Examples of the Best Answers

Here are some example statements to consider as you prepare your answer.

  • On motivating others by recognizing their achievements: I believe that recognizing positive aspects of employee performance is critical to motivating most workers. For example, I manage a staff of five employees, and I noticed that one of the workers was somewhat introverted and tended to stay in the background. He performed adequately but was reluctant to contribute at meetings, and I thought he could be more productive if optimally motivated. I started a daily ritual of checking in with him and monitoring his output. I provided positive feedback regarding his daily achievements. I discovered that the quality and quantity of his output increased as I interacted with him more frequently. I was able to call upon him at meetings since I understood the details of his work better and ask him to share some of his successful strategies with colleagues.
     
  • On motivating others by giving consistent feedback: I believe that regular and concrete feedback is important when dealing with a worker who is not performing up to her potential. I heard complaints from a few of my restaurant customers that one of my bartenders was not as cheerful and attentive as they would have liked. I started asking her customers as they were leaving about the quality of service and informed her as soon as possible after they left about what I had learned. I let her know which behaviors were problematic and complimented her when the customer was satisfied. After a few shifts, I observed a transformation in her attitude and began to receive consistently positive feedback from her customers.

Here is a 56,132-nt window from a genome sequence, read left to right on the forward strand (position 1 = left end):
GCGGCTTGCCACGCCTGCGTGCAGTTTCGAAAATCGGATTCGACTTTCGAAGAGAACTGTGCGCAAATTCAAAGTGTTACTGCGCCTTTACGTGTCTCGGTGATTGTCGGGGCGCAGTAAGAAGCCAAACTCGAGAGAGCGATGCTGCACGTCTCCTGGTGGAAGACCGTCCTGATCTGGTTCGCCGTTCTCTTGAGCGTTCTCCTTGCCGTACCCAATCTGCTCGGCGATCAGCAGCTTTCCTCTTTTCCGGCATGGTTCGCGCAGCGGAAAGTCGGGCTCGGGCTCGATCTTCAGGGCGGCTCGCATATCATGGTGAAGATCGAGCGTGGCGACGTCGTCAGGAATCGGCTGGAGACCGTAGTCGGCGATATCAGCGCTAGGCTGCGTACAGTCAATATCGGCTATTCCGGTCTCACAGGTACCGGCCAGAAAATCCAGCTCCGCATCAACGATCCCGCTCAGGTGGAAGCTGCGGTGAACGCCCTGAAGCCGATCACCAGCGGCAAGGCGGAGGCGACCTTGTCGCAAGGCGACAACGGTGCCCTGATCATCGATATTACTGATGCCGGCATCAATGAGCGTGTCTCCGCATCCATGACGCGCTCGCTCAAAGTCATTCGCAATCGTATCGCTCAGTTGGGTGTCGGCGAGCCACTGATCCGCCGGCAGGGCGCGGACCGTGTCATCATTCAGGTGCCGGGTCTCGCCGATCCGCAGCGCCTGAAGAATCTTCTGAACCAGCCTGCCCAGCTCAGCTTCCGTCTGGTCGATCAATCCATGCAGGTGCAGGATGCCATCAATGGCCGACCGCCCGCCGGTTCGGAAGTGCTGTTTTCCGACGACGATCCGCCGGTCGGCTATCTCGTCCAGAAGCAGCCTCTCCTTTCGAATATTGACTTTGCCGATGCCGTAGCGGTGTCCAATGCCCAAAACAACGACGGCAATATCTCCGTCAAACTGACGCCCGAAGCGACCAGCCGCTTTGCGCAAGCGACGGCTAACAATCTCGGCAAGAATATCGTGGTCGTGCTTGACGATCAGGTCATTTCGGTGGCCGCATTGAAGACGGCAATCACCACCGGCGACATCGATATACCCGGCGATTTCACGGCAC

• On motivating others by establishing a context for their work: I believe that staff are more highly motivated when they understand the impact of a project and their role. I also think that they are more likely to be motivated if they have input regarding how to accomplish group or departmental goals. When I launched a fundraising campaign for a new library, I called a meeting and clearly explained the purpose of the drive and how it would benefit the college. Then I asked the group to share their insights regarding the best process for achieving our goal. After brainstorming some strategies for getting the best results, I drew consensus around a plan and designated responsibilities for each team member. The group was more invested in this campaign than in some past efforts, and we reached our goal ahead of schedule.
     
  • On motivating others in sales: As you can see from my resume, I have sold fundraising software in the past. My approach to motivating customers was to spend time uncovering the problems and challenges that confronted their development staff. Then I would pitch features of my product that would help them to meet those challenges. For example, I met with one museum development officer and found that they had no systematic way to identify particular donors based on their artistic interests. Staff relied on handwritten notes or memory. I showed her how our prospect files could be coded by different types of art and lists of past and potential donors could be generated.  She decided to purchase a lease once she saw how the system could help her staff to focus their fundraising efforts on prospects with an interest in upcoming exhibits.